Bill and I were at a gathering yesterday comprised of several hardy Irish individuals (North and Republic varietals), a few US blow ins, and one Canadian. As is perhaps unavoidable in such company, the conversation turned many times to the wacky idioms and customs of the other culture. “The whole world doesn’t know when Labor Day is, you know.” “How do they know when to stop wearing white?”

When the topic of Groundhog Day came up, someone asked, “Isn’t Groundhog Day a day when everything happens over and over again?” This person had never seen the movie, but knew the basic premise, so had only the reference of a day being lived over repeatedly. Our explanations of the true meaning of Groundhog Day made as little sense. We outlined the details: Shadow=More Winter; No Shadow=Spring Awakens. “Is there one groundhog?” “Yes. Punxsutawney Phil.”

But what does it mean?” Once again we were being asked to speak for all America: What does it mean? Why does every person reared in the US know that Feb 2 is dedicated to an indigenous rodent who any other day is more likely to meet with a shotgun than a top hat? Maybe it comes from a farmer’s wisdom, based on the counterintuitive idea that sunny skies will actually delay spring? A young man from the heartland (i.e, Nebraska) enlightened us that it stems from a German festival. Eventually I waved my hand and said, “it is independent of all meaning.” Which to one person at least, spoke significantly of the philosophical notion of nothingness. And perhaps he has a point, I tend to look for reasons to celebrate, and to me the charm of Groundhog day is we observe GHD for no better reason than “Why not?”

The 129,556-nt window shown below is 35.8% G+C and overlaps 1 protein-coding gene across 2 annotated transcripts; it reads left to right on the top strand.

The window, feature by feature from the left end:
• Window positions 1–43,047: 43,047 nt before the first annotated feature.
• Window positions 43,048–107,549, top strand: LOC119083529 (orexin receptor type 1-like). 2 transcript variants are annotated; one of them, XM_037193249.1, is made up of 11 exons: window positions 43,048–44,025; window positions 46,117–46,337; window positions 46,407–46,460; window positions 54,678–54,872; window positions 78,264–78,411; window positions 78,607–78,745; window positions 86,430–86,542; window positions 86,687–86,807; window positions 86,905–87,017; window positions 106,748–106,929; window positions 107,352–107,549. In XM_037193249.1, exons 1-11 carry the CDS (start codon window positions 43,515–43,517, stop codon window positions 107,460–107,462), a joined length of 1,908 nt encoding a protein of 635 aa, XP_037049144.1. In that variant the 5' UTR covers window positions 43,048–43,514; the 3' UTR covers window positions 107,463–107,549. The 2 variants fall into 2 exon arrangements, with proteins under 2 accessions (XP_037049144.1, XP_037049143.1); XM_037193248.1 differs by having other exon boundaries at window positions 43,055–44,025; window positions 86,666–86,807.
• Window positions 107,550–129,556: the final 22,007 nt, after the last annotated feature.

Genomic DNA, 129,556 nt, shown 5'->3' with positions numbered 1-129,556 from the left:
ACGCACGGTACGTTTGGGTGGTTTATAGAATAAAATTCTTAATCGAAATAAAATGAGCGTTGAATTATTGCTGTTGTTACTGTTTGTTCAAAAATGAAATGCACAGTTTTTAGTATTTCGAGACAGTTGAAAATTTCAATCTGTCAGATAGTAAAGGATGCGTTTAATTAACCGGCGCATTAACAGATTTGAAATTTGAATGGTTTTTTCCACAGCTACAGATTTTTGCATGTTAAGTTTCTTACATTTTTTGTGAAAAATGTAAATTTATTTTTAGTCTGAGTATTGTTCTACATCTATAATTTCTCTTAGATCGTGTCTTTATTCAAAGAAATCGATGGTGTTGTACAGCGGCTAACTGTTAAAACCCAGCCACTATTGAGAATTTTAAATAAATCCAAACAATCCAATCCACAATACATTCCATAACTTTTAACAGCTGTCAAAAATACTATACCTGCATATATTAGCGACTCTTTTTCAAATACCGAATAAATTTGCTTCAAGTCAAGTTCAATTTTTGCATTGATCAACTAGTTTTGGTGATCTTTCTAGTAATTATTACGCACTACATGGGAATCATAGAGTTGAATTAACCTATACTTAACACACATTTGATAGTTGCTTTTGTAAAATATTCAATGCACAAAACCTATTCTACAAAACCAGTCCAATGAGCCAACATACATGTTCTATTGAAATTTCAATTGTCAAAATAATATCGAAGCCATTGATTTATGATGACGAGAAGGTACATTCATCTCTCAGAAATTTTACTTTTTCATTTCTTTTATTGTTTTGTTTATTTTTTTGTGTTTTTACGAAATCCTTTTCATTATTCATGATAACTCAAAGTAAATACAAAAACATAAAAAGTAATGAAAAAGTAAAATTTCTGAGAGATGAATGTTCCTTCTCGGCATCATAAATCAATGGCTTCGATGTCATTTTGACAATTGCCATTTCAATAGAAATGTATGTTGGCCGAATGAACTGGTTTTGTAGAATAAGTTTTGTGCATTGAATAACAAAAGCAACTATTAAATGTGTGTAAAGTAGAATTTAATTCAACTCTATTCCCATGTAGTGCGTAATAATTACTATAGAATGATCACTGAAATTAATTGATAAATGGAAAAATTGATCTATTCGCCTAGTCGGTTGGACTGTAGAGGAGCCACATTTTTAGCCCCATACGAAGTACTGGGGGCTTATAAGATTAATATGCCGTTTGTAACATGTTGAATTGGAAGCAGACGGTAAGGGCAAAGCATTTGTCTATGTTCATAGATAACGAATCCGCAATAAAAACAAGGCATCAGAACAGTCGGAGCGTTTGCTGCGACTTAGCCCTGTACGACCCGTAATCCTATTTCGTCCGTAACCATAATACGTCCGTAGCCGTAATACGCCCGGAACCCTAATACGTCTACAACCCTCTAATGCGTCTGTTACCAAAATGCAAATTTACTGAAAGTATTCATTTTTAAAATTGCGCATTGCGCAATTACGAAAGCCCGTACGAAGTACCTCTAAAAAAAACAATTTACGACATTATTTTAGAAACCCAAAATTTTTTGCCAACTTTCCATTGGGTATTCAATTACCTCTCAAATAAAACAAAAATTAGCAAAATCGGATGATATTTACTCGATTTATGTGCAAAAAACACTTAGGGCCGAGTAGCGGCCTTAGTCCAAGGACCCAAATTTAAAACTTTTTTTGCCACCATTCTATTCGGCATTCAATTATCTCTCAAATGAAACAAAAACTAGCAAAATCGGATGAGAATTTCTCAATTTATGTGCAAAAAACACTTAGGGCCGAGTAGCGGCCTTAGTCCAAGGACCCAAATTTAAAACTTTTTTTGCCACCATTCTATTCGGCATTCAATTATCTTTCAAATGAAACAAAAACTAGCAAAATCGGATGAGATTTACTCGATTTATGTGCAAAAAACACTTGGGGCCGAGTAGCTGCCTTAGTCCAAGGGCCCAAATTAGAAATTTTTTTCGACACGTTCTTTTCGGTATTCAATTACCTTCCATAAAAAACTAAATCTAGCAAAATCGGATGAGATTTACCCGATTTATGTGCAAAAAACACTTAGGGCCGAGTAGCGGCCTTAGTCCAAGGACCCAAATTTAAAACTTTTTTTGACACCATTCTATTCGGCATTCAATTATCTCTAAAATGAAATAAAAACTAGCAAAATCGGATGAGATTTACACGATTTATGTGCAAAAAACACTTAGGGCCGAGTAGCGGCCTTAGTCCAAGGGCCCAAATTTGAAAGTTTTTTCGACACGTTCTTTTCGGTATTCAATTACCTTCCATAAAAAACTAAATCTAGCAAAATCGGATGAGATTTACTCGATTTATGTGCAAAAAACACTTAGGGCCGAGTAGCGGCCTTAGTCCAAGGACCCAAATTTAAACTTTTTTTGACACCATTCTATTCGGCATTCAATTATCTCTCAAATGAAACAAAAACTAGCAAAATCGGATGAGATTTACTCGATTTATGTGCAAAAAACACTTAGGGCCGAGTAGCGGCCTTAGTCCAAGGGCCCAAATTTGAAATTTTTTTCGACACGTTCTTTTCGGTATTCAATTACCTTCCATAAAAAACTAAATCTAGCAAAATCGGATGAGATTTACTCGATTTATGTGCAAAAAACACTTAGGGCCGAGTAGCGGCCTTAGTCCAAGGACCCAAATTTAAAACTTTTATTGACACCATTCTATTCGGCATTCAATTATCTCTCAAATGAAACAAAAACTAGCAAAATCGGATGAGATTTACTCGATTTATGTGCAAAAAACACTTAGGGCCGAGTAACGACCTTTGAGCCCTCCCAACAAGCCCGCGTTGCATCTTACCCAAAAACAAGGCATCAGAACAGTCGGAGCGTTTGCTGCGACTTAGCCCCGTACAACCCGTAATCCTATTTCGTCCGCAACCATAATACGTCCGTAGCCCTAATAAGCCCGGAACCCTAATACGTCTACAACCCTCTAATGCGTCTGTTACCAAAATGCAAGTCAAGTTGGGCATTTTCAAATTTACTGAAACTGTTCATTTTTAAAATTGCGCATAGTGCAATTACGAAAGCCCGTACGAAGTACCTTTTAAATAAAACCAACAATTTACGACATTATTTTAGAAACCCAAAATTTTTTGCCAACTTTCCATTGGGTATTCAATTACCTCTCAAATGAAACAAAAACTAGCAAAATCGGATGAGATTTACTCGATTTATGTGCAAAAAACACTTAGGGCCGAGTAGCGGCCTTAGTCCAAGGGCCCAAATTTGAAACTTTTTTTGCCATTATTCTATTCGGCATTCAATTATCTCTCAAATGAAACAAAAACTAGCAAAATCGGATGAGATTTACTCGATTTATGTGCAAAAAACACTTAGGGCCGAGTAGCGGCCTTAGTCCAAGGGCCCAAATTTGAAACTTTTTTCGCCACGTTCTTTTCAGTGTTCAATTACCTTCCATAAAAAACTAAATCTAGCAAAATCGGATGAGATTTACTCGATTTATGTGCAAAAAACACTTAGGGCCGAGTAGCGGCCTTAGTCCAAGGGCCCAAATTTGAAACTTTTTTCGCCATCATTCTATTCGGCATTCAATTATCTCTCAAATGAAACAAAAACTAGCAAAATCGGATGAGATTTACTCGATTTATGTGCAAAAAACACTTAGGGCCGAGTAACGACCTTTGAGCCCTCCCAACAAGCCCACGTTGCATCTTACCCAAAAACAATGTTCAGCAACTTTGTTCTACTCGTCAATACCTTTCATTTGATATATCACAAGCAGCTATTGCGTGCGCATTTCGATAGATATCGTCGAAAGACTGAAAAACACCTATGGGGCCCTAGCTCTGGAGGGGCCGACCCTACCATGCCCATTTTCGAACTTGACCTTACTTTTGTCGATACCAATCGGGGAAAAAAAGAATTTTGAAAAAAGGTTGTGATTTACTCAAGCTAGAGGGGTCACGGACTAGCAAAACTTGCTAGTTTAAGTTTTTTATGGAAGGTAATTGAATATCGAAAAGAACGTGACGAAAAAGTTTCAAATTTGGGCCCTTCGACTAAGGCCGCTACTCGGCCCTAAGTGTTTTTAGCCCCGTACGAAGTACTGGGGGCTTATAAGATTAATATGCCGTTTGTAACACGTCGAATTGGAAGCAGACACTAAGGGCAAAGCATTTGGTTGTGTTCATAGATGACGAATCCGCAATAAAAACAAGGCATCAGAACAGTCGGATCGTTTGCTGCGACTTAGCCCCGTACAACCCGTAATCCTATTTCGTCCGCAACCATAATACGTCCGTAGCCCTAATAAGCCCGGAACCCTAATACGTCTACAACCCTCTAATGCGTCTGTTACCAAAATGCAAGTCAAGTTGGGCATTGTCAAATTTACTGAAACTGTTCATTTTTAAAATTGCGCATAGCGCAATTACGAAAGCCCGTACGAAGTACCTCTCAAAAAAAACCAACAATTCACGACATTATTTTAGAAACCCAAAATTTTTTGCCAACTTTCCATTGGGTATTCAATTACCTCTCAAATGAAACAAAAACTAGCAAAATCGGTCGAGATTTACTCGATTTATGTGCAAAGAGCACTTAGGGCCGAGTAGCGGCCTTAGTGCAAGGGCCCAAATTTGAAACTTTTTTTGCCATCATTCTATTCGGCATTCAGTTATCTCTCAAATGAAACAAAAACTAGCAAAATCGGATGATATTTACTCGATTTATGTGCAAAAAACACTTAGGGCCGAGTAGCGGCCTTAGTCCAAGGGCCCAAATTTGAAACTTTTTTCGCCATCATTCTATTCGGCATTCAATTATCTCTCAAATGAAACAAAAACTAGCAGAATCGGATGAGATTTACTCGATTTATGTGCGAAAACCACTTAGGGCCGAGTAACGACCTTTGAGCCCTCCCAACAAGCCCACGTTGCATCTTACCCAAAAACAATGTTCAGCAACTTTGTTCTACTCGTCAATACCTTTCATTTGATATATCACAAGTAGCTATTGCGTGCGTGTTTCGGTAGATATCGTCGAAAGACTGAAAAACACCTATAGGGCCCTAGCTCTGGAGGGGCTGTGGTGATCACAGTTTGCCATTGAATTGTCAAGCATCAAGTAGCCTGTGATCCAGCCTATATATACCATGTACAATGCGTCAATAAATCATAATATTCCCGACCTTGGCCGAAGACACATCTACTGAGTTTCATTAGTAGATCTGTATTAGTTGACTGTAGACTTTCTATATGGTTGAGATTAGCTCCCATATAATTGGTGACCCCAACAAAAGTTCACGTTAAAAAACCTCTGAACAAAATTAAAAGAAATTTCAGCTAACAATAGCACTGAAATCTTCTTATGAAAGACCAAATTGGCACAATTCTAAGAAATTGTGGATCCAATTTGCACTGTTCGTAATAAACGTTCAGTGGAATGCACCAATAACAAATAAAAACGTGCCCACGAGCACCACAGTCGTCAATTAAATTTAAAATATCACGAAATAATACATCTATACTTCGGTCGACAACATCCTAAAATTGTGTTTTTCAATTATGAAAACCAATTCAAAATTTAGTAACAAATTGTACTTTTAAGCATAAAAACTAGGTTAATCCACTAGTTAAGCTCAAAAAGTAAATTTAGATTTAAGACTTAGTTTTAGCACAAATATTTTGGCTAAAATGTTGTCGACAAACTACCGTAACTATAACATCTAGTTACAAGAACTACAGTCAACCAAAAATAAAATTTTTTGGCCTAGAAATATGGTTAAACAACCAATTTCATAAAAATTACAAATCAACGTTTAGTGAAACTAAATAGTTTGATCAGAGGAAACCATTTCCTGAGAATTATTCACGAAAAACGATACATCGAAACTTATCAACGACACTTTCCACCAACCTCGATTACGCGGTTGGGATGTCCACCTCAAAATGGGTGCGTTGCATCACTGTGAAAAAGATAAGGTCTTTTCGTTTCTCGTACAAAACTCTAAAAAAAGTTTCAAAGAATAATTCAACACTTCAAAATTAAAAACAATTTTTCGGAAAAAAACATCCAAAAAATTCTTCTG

We did explain that for Murray’s journalist character in GHD: The Movie, covering GHD is a ludicrous assignment, one of many non-news events that have to occur to maintain the fabric of society. The fact that this movie is potentially creating an idiom unmoored from its cultural reference is fascinating. Perhaps in the next decade persons in Ireland experiencing déjà vu will say, “Ah, I’m having a bit of the groundhog’s day.” Or for a particularly disturbing sense of the already seen, “Feck all, it’s the bleedin’ goundhog’s day!”

By the way, sorry about the six more weeks of winter!

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